Friday, 8 March 2013

Alternative Use of Charisma: Allies & Enemies

A small house rule which I've been using in a slightly modified form in my recent Victorian horror campaign (which reached an unexpectedly explosive conclusion this week).

This rule works especially well for campaigns which are somewhat story-oriented (in that the PCs are involved in a fair amount of town based activity, and interaction with various NPCs and factions plays an important role), and campaigns where little or no use of the standard D&D henchmen rules occurs. Personally I've found that the henchmen rules are virtually never used in campaigns I run, so I thought it'd be good to come up with some alternative use of the Charisma stat (in addition to its role as a modifier to reaction rolls, of course).

Here's what I thought:

Using the standard B/X ability modifiers (3 = -3, 4-5 = -2, 6-8 = -1, 13-15 = +1, 16-17 = +2, 18 = +3), pluses in the Charisma stat mean that the character has a useful contact or ally, while minuses mean the character has an enemy.

Of course, the exact role these allies/enemies play in the campaign, and how much impact they have is up to the DM.

In the Victorian campaign we were just using the allies rule, which worked out really well. It occurred to me yesterday that the rule could be mirrored to give enemies to PCs with low CHA.

4 comments:

  1. I have used this same house rule for years. I am not sure where I picked this up, but I began using it back in the early days of 2nd edition. Great minds think alike! :-)

    Just adding, I make it clear to the players that any allies or enemies gained are steadfast in their drive to help or harm the character. These aren't just random NPCs holding a grudge for the hell of it. Also, just to spice things up a bit, I give it a 50/50 chance that the character doesn't know the identity of an enemy. I may tell them that they know a certain NPC, but the player might not realize the NPC is a sworn enemy. This allows for a bit of intrigue and paranoia as the player tries to figure out which NPC has it out for them.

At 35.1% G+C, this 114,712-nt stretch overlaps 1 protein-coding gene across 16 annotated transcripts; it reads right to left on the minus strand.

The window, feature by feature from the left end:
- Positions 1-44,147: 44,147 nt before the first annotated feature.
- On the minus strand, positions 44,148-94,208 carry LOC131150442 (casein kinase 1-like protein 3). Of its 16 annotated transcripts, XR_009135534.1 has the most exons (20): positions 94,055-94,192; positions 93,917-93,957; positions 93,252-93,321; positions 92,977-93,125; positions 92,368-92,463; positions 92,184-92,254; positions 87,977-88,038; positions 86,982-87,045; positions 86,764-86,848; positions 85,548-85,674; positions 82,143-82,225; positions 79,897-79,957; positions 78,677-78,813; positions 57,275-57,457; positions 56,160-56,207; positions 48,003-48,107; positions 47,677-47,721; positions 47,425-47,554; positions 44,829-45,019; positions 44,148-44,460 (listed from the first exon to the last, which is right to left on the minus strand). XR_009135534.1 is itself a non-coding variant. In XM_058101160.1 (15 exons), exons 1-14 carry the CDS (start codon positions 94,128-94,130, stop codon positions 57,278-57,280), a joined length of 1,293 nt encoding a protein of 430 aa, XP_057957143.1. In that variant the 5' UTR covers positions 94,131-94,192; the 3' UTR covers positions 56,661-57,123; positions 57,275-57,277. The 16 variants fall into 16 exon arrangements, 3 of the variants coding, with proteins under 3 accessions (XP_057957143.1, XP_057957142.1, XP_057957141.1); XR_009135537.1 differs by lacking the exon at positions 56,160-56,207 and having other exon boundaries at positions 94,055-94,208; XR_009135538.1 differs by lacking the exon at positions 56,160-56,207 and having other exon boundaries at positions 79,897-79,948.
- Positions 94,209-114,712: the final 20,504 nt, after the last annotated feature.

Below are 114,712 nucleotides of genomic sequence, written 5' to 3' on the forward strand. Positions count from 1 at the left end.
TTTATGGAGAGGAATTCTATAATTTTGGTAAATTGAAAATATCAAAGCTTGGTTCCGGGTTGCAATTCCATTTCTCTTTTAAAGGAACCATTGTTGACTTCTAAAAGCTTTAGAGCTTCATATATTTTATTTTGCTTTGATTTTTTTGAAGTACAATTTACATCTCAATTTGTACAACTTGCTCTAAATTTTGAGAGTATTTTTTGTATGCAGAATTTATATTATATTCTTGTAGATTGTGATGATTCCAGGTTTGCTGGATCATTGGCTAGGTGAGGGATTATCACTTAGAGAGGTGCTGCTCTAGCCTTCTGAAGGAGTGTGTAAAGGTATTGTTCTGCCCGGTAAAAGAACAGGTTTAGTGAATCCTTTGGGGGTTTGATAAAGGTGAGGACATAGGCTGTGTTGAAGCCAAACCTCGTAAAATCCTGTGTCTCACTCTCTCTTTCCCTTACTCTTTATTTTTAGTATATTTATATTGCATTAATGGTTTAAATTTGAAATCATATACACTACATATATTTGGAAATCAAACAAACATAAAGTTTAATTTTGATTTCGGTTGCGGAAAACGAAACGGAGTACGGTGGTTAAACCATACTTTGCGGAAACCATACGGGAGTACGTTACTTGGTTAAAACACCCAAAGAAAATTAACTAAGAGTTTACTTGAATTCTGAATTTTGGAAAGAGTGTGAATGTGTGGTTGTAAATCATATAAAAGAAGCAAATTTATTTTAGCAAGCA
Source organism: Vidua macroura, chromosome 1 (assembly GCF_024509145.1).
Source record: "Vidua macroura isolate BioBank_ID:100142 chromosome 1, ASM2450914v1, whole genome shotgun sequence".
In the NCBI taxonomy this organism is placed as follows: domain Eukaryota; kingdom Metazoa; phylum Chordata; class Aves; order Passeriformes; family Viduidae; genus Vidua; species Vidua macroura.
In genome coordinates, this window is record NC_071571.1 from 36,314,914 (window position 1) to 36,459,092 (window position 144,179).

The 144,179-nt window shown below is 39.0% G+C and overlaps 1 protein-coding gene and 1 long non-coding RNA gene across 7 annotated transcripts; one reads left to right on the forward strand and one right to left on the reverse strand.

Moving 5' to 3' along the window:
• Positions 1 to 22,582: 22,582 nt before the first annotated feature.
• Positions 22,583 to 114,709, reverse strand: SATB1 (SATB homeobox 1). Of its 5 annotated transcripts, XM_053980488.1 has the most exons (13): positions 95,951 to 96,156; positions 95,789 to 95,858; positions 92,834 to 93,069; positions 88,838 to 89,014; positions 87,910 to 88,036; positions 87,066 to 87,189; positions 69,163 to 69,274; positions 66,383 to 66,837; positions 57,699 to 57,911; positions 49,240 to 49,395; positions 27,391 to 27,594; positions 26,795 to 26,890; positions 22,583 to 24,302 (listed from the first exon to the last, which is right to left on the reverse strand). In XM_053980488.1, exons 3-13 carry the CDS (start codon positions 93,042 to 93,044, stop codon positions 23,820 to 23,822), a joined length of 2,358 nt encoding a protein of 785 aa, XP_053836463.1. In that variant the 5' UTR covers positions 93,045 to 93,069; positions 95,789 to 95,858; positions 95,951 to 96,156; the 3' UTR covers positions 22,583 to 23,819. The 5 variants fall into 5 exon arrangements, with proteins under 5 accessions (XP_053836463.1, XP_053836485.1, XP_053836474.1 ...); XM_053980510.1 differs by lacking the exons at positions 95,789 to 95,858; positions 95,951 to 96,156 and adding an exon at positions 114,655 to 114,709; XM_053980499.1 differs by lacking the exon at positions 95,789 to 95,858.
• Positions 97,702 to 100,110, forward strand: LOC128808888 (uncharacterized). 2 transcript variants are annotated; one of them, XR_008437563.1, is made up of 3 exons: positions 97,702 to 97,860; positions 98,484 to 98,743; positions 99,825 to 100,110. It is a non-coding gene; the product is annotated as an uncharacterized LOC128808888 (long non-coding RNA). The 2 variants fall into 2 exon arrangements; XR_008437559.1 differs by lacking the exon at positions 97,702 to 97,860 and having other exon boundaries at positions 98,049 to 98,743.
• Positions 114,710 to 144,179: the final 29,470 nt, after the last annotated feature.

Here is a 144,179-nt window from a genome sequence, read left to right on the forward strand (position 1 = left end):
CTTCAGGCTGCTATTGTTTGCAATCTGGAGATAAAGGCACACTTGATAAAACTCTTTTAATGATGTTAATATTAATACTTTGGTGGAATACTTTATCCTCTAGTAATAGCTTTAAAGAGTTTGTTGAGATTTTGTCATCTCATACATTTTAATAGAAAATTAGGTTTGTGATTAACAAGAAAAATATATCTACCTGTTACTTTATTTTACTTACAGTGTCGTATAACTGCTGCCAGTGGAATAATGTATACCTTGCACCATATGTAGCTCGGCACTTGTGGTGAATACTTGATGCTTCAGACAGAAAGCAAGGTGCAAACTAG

ReplyDelete
    Replies
    1. Ha great minds and their thinking indeed! (Re: that phrase I always find it interesting that in English it's extremely self-congratulatory, whereas the German equivalent "Zwei Dumme, ein Gedanke" is equally self-deprecating.)

      Great idea about the 50% unknownness of enemies!

      Delete
  2. I'm working out something very similar for my cyberpunk game. Hirelings & henchman aren't really a thing in that genre, but contacts or patrons certainly are and CHR will affect that.

    I love the Enemies spin on this, though, and would likely let the player come up with something during character/background creation that I could use later on in the game.

    ReplyDelete
    Replies
    1. Yes I think you're right that it comes down to a genre/tropes thing. It's the same in a Call of Cthulhu campaign, say (which was the closest thing to my Victorian campaign) -- contacts are super important, while henchmen play virtually no role.

      Yeah I had in mind that the enemies and allies would be worked up (at least roughly / in part) at character creation.

      Delete